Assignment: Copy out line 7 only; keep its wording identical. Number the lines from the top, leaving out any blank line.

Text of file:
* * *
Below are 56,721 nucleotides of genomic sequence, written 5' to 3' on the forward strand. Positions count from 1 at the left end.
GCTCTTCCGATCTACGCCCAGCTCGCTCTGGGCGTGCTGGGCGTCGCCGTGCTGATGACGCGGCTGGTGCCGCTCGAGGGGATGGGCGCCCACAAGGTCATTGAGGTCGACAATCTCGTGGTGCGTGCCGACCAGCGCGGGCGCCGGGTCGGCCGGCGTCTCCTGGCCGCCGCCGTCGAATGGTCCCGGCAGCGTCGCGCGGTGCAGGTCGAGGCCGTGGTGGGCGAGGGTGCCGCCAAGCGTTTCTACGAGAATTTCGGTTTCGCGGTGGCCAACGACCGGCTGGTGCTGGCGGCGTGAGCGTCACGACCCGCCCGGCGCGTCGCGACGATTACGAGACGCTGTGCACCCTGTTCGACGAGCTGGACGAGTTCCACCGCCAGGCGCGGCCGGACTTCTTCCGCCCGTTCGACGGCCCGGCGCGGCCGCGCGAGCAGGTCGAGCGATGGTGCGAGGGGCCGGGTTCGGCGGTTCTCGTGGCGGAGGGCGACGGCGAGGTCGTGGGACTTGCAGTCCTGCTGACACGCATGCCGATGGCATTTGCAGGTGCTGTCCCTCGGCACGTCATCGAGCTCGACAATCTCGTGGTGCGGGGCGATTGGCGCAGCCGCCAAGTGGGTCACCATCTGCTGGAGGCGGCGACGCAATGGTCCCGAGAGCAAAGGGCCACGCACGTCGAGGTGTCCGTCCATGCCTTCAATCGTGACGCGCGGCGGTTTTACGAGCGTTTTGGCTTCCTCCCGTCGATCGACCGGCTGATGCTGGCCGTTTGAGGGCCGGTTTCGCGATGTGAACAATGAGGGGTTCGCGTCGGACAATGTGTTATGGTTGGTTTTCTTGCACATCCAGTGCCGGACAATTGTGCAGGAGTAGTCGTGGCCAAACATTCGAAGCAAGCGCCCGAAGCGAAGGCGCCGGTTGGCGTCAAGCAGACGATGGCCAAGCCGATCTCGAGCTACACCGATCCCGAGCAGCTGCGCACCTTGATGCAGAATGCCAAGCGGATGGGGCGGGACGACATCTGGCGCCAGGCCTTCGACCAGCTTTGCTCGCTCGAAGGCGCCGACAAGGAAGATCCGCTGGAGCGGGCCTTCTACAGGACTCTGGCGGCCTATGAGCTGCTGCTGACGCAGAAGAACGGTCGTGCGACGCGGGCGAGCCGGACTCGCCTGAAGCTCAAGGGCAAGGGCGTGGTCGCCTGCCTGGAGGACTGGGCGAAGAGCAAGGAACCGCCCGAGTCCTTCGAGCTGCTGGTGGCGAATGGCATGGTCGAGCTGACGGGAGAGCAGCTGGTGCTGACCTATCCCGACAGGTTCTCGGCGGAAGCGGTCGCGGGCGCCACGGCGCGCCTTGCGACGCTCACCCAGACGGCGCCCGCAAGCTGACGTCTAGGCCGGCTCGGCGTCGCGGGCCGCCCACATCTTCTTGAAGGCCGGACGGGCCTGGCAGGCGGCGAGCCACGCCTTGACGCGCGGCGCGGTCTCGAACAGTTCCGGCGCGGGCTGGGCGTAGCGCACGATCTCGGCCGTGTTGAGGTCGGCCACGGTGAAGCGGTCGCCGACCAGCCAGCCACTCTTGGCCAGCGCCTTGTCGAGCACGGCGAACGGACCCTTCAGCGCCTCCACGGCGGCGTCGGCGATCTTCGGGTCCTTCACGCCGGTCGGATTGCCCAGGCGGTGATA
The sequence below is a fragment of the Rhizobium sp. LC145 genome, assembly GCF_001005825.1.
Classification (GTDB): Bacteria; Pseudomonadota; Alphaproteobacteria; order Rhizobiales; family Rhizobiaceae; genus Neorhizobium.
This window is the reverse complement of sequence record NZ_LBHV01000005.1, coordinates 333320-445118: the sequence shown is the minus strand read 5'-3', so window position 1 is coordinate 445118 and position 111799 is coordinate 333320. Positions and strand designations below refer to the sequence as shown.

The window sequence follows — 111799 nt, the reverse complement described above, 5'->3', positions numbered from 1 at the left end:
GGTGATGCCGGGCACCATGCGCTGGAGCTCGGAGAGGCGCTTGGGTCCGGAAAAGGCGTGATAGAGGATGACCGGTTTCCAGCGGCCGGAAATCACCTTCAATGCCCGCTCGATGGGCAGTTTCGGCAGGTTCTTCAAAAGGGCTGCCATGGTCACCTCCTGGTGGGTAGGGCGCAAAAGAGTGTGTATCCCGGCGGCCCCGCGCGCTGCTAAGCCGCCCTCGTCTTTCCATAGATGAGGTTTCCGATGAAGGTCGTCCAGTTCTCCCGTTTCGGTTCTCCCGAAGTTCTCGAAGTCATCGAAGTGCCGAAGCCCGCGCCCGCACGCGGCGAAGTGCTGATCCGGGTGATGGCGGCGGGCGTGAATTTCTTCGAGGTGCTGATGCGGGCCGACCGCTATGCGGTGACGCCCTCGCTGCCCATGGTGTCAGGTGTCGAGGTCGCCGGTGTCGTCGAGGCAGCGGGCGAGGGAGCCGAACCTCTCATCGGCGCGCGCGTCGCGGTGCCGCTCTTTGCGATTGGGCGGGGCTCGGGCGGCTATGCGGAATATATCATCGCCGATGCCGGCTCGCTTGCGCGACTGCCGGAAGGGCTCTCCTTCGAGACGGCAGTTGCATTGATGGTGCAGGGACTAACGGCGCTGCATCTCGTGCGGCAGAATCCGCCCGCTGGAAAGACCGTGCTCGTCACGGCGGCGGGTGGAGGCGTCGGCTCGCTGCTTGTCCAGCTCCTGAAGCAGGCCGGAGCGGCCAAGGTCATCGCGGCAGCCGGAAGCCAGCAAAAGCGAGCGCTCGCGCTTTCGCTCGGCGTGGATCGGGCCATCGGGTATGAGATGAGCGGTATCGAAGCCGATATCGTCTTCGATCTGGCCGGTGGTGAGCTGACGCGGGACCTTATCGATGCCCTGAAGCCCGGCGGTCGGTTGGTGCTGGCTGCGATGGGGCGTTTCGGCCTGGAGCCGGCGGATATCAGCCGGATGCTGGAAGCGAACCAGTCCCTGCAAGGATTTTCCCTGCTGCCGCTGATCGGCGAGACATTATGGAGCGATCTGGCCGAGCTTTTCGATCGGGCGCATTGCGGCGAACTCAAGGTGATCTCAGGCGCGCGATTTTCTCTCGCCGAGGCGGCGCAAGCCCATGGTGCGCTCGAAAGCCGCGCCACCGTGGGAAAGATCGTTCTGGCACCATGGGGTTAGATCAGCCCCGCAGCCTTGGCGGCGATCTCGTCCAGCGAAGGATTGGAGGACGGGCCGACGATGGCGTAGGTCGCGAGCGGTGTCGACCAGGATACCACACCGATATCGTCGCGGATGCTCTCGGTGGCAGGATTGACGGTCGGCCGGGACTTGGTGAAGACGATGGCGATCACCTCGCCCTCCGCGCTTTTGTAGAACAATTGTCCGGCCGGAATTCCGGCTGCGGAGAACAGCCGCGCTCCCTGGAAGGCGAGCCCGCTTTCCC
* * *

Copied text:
GGTGATGCCGGGCACCATGCGCTGGAGCTCGGAGAGGCGCTTGGGTCCGGAAAAGGCGTGATAGAGGATGACCGGTTTCCAGCGGCCGGAAATCACCTTCAATGCCCGCTCGATGGGCAGTTTCGGCAGGTTCTTCAAAAGGGCTGCCATGGTCACCTCCTGGTGGGTAGGGCGCAAAAGAGTGTGTATCCCGGCGGCCCCGCGCGCTGCTAAGCCGCCCTCGTCTTTCCATAGATGAGGTTTCCGATGAAGGTCGTCCAGTTCTCCCGTTTCGGTTCTCCCGAAGTTCTCGAAGTCATCGAAGTGCCGAAGCCCGCGCCCGCACGCGGCGAAGTGCTGATCCGGGTGATGGCGGCGGGCGTGAATTTCTTCGAGGTGCTGATGCGGGCCGACCGCTATGCGGTGACGCCCTCGCTGCCCATGGTGTCAGGTGTCGAGGTCGCCGGTGTCGTCGAGGCAGCGGGCGAGGGAGCCGAACCTCTCATCGGCGCGCGCGTCGCGGTGCCGCTCTTTGCGATTGGGCGGGGCTCGGGCGGCTATGCGGAATATATCATCGCCGATGCCGGCTCGCTTGCGCGACTGCCGGAAGGGCTCTCCTTCGAGACGGCAGTTGCATTGATGGTGCAGGGACTAACGGCGCTGCATCTCGTGCGGCAGAATCCGCCCGCTGGAAAGACCGTGCTCGTCACGGCGGCGGGTGGAGGCGTCGGCTCGCTGCTTGTCCAGCTCCTGAAGCAGGCCGGAGCGGCCAAGGTCATCGCGGCAGCCGGAAGCCAGCAAAAGCGAGCGCTCGCGCTTTCGCTCGGCGTGGATCGGGCCATCGGGTATGAGATGAGCGGTATCGAAGCCGATATCGTCTTCGATCTGGCCGGTGGTGAGCTGACGCGGGACCTTATCGATGCCCTGAAGCCCGGCGGTCGGTTGGTGCTGGCTGCGATGGGGCGTTTCGGCCTGGAGCCGGCGGATATCAGCCGGATGCTGGAAGCGAACCAGTCCCTGCAAGGATTTTCCCTGCTGCCGCTGATCGGCGAGACATTATGGAGCGATCTGGCCGAGCTTTTCGATCGGGCGCATTGCGGCGAACTCAAGGTGATCTCAGGCGCGCGATTTTCTCTCGCCGAGGCGGCGCAAGCCCATGGTGCGCTCGAAAGCCGCGCCACCGTGGGAAAGATCGTTCTGGCACCATGGGGTTAGATCAGCCCCGCAGCCTTGGCGGCGATCTCGTCCAGCGAAGGATTGGAGGACGGGCCGACGATGGCGTAGGTCGCGAGCGGTGTCGACCAGGATACCACACCGATATCGTCGCGGATGCTCTCGGTGGCAGGATTGACGGTCGGCCGGGACTTGGTGAAGACGATGGCGATCACCTCGCCCTCCGCGCTTTTGTAGAACAATTGTCCGGCCGGAATTCCGGCTGCGGAGAACAGCCGCGCTCCCTGGAAGGCGAGCCCGCTTTCCC